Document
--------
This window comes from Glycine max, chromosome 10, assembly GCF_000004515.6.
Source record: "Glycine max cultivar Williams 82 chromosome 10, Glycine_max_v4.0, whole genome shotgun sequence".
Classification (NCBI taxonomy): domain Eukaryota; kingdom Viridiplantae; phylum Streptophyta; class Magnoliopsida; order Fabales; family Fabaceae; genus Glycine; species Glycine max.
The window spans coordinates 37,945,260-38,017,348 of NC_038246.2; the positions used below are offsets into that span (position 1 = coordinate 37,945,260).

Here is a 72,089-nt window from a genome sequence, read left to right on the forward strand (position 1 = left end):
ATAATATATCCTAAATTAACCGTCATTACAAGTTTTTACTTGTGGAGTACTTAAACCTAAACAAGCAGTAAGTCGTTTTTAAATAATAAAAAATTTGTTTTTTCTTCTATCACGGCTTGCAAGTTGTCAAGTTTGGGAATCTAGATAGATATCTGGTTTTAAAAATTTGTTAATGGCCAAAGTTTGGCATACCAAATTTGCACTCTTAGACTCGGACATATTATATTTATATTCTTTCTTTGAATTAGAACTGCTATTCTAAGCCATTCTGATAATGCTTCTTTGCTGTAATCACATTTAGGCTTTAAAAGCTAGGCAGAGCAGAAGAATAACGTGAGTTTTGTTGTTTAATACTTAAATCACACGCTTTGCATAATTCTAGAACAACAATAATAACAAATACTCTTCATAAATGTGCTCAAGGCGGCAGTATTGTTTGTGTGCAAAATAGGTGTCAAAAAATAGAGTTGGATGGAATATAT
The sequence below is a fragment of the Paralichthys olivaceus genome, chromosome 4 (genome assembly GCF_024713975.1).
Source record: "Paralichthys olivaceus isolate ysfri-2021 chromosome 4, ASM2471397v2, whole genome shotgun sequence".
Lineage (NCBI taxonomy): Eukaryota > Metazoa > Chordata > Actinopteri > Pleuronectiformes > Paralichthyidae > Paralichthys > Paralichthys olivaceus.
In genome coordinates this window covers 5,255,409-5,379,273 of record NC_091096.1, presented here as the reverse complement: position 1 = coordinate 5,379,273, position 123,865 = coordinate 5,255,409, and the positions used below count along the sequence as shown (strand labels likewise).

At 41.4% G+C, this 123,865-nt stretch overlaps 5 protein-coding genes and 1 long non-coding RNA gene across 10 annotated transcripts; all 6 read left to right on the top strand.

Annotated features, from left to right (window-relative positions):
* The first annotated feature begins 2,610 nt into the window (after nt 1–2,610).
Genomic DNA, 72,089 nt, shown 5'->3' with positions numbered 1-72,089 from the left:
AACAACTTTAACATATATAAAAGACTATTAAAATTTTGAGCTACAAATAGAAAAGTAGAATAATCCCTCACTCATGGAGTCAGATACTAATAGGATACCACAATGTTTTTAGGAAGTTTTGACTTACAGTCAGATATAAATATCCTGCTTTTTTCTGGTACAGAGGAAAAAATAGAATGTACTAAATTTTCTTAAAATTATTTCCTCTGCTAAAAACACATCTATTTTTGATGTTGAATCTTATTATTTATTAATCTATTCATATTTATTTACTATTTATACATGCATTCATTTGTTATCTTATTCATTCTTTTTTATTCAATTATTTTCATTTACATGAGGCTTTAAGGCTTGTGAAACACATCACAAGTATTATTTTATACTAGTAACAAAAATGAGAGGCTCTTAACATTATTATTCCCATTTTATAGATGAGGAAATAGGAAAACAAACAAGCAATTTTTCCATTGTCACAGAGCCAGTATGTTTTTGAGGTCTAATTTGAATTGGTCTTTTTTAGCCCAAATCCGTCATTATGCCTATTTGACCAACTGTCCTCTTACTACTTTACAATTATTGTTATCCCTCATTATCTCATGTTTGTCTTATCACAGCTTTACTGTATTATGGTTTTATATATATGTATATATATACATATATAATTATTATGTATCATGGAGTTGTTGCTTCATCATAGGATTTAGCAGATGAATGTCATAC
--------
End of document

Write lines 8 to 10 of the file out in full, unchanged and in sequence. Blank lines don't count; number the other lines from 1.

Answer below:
Source record: "Paralichthys olivaceus isolate ysfri-2021 chromosome 4, ASM2471397v2, whole genome shotgun sequence".
Lineage (NCBI taxonomy): Eukaryota > Metazoa > Chordata > Actinopteri > Pleuronectiformes > Paralichthyidae > Paralichthys > Paralichthys olivaceus.
In genome coordinates this window covers 5,255,409-5,379,273 of record NC_091096.1, presented here as the reverse complement: position 1 = coordinate 5,379,273, position 123,865 = coordinate 5,255,409, and the positions used below count along the sequence as shown (strand labels likewise).